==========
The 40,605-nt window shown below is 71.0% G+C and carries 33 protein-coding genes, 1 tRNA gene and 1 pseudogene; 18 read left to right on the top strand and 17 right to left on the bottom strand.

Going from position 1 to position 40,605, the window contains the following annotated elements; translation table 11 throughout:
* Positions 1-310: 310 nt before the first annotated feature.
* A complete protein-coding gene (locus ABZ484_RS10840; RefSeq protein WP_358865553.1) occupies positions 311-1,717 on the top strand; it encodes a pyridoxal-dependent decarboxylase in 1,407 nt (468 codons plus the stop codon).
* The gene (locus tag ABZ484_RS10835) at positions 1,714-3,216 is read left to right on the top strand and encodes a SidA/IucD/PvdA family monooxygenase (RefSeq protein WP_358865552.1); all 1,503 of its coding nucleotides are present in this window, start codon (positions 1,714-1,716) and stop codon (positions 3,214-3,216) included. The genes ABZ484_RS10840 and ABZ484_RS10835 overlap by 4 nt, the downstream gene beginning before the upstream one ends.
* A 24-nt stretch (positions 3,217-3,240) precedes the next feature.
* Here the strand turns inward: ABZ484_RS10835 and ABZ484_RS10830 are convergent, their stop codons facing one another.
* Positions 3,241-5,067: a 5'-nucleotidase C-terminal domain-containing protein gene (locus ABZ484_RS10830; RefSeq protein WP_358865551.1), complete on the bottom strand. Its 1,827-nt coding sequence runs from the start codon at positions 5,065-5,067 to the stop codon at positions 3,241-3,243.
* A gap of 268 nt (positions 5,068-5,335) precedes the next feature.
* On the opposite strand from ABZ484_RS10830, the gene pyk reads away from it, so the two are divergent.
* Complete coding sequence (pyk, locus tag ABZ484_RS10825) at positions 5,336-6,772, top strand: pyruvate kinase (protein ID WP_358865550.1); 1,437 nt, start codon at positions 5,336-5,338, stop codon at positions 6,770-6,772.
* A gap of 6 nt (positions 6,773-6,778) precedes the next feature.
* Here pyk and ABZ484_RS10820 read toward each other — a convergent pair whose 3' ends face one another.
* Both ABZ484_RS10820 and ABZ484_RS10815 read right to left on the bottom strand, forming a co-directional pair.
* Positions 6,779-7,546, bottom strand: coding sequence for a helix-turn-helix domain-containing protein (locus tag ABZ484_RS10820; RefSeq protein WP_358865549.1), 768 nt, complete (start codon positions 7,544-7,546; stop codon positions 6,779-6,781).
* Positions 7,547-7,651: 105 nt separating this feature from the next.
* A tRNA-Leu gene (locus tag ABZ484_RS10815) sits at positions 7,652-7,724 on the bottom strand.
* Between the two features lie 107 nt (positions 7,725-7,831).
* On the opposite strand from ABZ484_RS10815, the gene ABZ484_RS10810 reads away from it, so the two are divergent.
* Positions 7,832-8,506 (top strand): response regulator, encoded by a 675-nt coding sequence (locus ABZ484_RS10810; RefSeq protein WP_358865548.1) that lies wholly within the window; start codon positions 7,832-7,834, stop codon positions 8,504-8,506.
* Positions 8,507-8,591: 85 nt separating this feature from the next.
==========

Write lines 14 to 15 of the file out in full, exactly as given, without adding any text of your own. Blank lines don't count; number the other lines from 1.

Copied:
* Both ABZ484_RS10820 and ABZ484_RS10815 read right to left on the bottom strand, forming a co-directional pair.
* Positions 6,779-7,546, bottom strand: coding sequence for a helix-turn-helix domain-containing protein (locus tag ABZ484_RS10820; RefSeq protein WP_358865549.1), 768 nt, complete (start codon positions 7,544-7,546; stop codon positions 6,779-6,781).